Gusties Swarm is the term the team uses for the mentality of 11 guys rushing to make a tackle. This is not a big team, so speed and smarts need to play an integral part in their game plan. That plan also includes an incredible design from their defensive coordinator, Coach Johnson, who has taken advantage of the speed and intelligence of the team to make the Gusties one of the toughest defenses in the MIAC. Speed and intelligence make a huge difference, but physicality is important as well, and Fust is the living embodiment of this.
Don’t tell him that however. While he embraces the fact that people think he is so tough, it is not something that he is particulary proud of. “I take pride in people calling me tough, but I don’t think it makes me very smart to let myself get pounded each week.”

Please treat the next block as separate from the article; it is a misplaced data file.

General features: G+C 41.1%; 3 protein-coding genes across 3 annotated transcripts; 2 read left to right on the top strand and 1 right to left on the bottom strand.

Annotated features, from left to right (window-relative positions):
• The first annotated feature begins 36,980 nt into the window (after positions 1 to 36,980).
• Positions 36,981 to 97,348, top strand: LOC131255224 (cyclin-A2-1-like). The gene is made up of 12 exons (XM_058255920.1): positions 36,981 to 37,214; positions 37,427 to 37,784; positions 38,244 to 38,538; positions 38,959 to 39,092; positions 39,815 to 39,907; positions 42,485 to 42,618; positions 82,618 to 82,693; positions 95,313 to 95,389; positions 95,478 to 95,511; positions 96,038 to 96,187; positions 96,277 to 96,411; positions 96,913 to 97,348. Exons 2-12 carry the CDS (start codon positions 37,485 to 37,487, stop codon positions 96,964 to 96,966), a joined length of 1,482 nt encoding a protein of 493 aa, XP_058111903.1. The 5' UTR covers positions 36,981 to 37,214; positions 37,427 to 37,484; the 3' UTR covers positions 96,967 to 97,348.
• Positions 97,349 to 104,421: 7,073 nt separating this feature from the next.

While he may be correct about being pounded upon each week, the reality is that both of these young men are very intelligent, on and off of the field. Both are business majors, and have high aspirations for their futures, something that they have the intelligence, education and ability to do. Clearly they both have the drive to accomplish their goals. It is the same ferocious tenacity they have displayed on the football field the last four years.
These are two men who have been molded by coaches, teachers, friends and fellow players, but that is not where their instruction has ended. The five primary defensive backs have helped each other to grow as Fust points out. “We are all close friends, so there is no problem with us critiquing each other. We will tell one another what needs to be improved and that is taken well by each of us. We expect that.”